I have spent a lifetime surrounded by noise. My father was a World War II Master Sergeant who preferred to bellow his desires. I was the eldest of his seven raucous offspring. When it came time for my stint in the military I wound up commissioned as an officer in the Artillery. Boom! I lost a portion of my hearing in Vietnam by being too close to a grenade. Pow! When I returned to civilization I became a field superintendent in the construction business, specializing in pile-driving. Bang! Bang! Bang!
I changed careers when I was about 35 years old. Sports and Entertainment. I have spent countless hours in front of a stack of tweeter, woofer and bass speakers while a group of ostensible “artists” went through a sound check. I have spent my career trying to have my words heard above the roar of an audience. Both of my sons, Carter and Philip, are drummers. Bam!
I love living in urban environments with their cacophony of sounds. Car alarms are soothing to me; the sound of busses going by put me to sleep; the rattling of an “El” train makes me feel alive.
That’s why two noise-related news reports from the Pacific Northwest resonated with me last week.
The first was an article in The New York Times by Kirk Johnson titled “Sizing Up Seismic Activity of Football Fans”. It reported that geophysicists were installing three earthquake monitors inside the Seattle Seahawks’ stadium: CenturyLink Field. It caused me to remember one week in the late ‘90’s when I joined NFL Commissioner Paul Tagliabue in a joint lobbying effort to promote the development of this football/soccer venue. As we did our “dog-and-pony” show throughout the city, in our wildest dreams, we could not have realized what a great success this facility would be. The MLS Seattle Sounders regularly draw huge enthusiastic crowds. And the Seahawks’ fans, the redoubtable “12th Man”, give their team an impressive home-field advantage.
You would not think that a “rowdy, stomping, screaming, jumping, dancing crowd of 67,000 people” could trigger a sensor designed to measure earthquakes, but that is exactly what is happening. In 2011, in a game against the New Orleans Saints, a seismic monitor a block away from the stadium-positioned to listen for genuine tectonic trouble-fluttered without explanation. The reading was ultimately linked to cheering during Marshawn Lynch’s 67 yard touchdown run.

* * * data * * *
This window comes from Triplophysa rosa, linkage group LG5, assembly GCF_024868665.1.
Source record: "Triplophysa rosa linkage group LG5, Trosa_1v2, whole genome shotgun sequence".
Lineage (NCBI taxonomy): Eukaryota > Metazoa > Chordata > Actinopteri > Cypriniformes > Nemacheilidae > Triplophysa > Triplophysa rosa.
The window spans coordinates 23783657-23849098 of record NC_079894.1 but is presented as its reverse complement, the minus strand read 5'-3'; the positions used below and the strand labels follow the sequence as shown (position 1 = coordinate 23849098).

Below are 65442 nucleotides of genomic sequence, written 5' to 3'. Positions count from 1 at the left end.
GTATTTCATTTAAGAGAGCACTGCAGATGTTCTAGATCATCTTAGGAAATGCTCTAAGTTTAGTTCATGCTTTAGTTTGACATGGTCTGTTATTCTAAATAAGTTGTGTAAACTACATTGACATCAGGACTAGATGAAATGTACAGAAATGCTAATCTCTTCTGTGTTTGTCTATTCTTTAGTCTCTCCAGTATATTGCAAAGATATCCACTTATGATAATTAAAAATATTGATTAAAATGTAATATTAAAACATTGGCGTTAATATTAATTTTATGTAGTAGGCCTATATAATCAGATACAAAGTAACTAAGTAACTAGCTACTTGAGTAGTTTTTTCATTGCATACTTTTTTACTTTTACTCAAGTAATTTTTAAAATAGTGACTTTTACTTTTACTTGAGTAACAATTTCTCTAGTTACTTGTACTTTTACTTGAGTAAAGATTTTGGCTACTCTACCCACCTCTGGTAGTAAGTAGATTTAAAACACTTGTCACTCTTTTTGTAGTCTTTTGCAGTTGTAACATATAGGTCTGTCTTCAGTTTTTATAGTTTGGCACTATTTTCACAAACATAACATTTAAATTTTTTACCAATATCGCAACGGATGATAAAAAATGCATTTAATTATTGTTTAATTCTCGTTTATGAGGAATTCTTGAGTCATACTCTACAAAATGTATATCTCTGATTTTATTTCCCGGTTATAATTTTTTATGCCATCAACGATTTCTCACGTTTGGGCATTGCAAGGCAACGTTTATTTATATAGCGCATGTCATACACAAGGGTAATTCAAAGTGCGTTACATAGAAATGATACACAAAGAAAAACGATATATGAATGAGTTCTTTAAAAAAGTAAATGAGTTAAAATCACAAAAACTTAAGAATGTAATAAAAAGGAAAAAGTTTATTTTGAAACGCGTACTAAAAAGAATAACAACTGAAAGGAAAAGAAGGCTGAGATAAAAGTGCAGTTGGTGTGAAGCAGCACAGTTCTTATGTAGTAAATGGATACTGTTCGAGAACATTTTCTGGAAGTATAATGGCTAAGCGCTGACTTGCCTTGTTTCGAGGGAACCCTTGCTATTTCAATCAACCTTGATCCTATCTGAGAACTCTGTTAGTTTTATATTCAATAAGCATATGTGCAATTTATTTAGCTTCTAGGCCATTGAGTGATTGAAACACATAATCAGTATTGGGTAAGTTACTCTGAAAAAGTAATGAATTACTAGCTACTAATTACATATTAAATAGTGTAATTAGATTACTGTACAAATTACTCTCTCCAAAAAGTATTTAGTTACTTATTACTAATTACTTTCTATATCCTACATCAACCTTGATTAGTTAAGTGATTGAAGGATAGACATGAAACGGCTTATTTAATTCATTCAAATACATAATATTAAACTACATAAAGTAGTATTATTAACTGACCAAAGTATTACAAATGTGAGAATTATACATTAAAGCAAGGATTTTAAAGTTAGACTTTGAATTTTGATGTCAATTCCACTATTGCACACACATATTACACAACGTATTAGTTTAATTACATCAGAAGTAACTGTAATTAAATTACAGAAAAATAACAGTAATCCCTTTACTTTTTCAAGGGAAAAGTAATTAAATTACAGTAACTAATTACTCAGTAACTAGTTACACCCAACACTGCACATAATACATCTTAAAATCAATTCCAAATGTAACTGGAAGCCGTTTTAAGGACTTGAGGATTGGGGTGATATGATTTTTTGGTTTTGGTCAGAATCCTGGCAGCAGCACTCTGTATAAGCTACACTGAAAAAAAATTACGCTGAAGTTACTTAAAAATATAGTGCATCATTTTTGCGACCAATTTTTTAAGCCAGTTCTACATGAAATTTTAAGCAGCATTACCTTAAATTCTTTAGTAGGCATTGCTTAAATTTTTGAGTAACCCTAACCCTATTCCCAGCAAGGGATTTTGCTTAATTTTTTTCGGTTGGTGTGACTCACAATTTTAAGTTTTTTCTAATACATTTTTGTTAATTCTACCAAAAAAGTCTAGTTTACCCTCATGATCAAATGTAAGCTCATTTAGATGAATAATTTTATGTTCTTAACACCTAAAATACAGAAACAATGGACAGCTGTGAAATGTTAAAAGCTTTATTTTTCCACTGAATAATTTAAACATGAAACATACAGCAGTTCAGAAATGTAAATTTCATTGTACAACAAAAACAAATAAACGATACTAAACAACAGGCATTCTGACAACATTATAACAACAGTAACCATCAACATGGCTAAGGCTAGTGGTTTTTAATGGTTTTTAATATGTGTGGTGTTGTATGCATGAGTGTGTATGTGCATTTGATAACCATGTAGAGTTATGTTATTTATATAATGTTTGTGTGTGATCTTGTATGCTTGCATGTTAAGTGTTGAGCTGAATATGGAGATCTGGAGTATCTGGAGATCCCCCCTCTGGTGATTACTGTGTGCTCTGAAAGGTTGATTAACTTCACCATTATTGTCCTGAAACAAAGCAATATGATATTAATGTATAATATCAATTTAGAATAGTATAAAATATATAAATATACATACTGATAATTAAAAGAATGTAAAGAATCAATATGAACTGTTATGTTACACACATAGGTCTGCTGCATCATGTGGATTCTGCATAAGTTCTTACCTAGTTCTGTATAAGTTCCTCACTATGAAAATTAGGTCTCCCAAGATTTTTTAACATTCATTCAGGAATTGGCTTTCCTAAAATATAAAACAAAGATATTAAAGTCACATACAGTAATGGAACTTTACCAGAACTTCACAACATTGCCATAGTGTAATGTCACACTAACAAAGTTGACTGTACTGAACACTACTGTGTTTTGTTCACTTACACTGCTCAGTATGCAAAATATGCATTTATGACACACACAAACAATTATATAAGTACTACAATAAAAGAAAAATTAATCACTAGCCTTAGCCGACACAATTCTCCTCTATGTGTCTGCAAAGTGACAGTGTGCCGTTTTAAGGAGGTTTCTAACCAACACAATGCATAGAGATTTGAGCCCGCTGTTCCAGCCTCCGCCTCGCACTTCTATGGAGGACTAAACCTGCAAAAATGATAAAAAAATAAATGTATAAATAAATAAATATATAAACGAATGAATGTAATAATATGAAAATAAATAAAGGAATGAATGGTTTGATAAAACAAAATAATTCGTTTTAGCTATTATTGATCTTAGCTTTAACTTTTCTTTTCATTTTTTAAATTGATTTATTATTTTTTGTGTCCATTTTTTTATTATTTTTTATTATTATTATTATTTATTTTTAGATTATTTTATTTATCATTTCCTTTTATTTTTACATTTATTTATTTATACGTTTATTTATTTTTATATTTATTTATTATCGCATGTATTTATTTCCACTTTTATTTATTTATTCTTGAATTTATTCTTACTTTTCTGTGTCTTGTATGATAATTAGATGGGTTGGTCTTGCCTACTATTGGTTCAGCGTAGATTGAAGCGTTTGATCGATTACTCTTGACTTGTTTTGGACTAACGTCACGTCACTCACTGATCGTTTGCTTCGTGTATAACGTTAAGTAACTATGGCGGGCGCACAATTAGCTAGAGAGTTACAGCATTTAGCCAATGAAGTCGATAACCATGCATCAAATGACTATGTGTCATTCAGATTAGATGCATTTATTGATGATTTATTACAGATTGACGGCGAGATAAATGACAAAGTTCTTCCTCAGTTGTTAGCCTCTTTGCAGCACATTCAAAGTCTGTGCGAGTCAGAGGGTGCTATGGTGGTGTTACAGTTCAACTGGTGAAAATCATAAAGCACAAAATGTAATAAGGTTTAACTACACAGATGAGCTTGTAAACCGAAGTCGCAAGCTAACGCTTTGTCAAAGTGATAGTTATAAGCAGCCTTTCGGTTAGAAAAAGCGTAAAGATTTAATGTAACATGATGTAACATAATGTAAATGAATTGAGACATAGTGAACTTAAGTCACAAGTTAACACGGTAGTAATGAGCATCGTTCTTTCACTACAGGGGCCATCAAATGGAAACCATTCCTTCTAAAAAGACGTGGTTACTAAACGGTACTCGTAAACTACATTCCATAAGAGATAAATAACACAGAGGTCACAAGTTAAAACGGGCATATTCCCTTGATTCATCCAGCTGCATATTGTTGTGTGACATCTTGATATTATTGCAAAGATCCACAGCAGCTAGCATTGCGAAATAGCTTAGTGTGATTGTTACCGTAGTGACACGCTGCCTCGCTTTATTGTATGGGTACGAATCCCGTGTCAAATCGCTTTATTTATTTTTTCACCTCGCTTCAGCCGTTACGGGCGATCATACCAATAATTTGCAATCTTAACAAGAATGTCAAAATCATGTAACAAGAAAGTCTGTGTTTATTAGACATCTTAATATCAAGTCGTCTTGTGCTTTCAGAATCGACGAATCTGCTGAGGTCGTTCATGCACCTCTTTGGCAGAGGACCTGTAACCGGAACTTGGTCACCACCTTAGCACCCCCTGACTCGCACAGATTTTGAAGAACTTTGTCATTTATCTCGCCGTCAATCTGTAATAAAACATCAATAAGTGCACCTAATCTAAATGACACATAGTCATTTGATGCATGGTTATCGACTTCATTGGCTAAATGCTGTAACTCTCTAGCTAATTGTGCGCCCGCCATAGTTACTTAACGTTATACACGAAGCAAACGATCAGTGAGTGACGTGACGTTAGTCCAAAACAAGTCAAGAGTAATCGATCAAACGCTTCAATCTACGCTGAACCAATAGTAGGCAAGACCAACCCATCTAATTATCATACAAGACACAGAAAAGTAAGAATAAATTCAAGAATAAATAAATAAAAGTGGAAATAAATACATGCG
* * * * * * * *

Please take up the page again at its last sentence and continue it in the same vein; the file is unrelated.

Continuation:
The Seattle area lies in a region of potential earthquake jeopardy. The Cascade Subduction Zone, which extends from Northern California to Canada, poses hazards to the city. Dr. John Vidale, a University of Washington professor of earth sciences, estimates a 1 in 300 chance each year for a magnitude 9 quake. Consequently, the community has embarked on a plan to create a seismic network that provides real-time web-based monitoring and an alert system that could give governments, businesses and residents a few minutes “heads-up” in the case of a disturbance. The stadium sensors are a part of this system and the alerts are linked to a smart phone app called QuickShake. So, fans in the stadium were able to see the fruits of their fanaticism. And, TV viewers were able to anticipate the excitement in the stadium, since the games are regularly broadcast with a 10 second delay.
The secondary benefit to the scientists is that they are able to familiarize the community with the use of this alarm tool by piggybacking on their sports obsession. Noise at a sports contest may ultimately contribute to the saving of lives in a catastrophe. I told you noise was good.
The other story, emanating from Eugene, Oregon, challenges my belief in the benevolence of noise. A Wall Street Journal piece by Jonathan Clegg redefines the paradigm for football coaches. His article, “Why the Oregon Ducks Don’t Believe in Yelling”, describes the techniques adopted by the coaching staff. “Rather than scream at a player over a dropped pass or a key penalty, Oregon’s coaches rarely react with anything more severe than an arm around a shoulder and some gentle words of encouragement.”
Workplaces across the country have hit upon the same discovery as they deal with the millennial demographic; those born between 1980 and 2001. They have different notions about respect for authority than previous generations. Cynthia Sims, an associate professor at Southern Illinois University reinforces this notion. “The parents of millennials have tried to be their friends, so they have grown comfortable with that. When it comes to discipline, they need a different type of communication. They are more comfortable when spoken to as partners.”
I can vouch for my lack of effectiveness of yelling at my sons. The two previously mentioned drummers ultimately laughed at me when I turned on my “military broadcast system”. I learned that “suggestions” were far more effective than screaming, and ultimately my most powerful tool was “gentle influence” rather than to try to command fealty and obedience.
However, the game last night makes me wonder if this new paradigm actually works. The “kinder, gentler” Oregon Ducks lost the national championship game to the Ohio State Buckeyes. And, several times throughout the broadcast, the cameras caught Urban Meyer, the winning coach, yelling at his charges.
About Doug Logan
He was also the CEO, President and Commissioner for Major League Soccer from 1995 to 1999.
To read more about his background and involvement in Track, Soccer, Rugby and the Music industry, read my Freelap Friday Five Interview.